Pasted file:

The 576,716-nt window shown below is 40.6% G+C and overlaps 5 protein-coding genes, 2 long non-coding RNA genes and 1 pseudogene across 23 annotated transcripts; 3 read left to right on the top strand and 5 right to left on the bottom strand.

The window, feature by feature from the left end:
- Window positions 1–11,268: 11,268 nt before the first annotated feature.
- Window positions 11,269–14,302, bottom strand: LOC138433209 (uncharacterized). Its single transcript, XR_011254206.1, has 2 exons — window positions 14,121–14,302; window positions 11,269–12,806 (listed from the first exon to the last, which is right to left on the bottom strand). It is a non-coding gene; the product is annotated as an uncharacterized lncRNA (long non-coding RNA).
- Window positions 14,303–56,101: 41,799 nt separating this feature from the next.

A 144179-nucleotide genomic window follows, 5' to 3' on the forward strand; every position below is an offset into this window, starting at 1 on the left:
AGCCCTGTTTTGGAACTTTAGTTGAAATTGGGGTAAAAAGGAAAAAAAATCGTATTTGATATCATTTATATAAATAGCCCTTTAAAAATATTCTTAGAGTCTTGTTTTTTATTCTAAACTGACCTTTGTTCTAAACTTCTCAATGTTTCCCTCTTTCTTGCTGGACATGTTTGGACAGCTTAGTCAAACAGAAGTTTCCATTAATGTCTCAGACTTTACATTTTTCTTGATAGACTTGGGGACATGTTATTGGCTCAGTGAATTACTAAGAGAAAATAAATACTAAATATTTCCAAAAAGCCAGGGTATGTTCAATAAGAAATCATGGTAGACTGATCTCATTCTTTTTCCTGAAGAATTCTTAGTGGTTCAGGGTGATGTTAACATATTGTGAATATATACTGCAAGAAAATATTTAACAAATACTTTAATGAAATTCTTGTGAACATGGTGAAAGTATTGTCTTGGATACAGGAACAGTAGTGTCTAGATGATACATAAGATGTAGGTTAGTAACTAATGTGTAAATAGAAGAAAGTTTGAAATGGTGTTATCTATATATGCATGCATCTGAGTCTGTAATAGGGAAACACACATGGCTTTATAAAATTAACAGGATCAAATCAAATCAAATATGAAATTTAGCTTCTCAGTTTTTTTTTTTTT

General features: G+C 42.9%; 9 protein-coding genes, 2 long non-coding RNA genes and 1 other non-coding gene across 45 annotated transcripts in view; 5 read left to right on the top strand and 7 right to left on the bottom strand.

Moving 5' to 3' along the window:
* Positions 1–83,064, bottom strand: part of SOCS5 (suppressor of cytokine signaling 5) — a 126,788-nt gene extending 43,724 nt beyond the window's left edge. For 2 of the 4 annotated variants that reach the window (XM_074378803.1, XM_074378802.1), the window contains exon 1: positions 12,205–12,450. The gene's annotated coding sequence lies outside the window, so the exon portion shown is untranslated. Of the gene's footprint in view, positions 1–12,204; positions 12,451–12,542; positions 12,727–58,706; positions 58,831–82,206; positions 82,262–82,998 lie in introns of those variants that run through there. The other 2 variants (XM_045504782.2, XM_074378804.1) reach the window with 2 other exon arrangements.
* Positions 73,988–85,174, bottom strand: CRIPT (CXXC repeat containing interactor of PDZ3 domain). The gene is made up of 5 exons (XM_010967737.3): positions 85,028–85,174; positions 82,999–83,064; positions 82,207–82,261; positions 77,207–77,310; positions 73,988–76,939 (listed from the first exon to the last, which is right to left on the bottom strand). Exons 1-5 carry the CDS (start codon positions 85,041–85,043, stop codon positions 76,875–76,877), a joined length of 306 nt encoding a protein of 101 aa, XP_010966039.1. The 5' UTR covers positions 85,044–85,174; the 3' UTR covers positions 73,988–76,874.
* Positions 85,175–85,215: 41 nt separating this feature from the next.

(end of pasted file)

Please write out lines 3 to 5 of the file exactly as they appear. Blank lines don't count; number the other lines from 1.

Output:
- Window positions 1–11,268: 11,268 nt before the first annotated feature.
- Window positions 11,269–14,302, bottom strand: LOC138433209 (uncharacterized). Its single transcript, XR_011254206.1, has 2 exons — window positions 14,121–14,302; window positions 11,269–12,806 (listed from the first exon to the last, which is right to left on the bottom strand). It is a non-coding gene; the product is annotated as an uncharacterized lncRNA (long non-coding RNA).
- Window positions 14,303–56,101: 41,799 nt separating this feature from the next.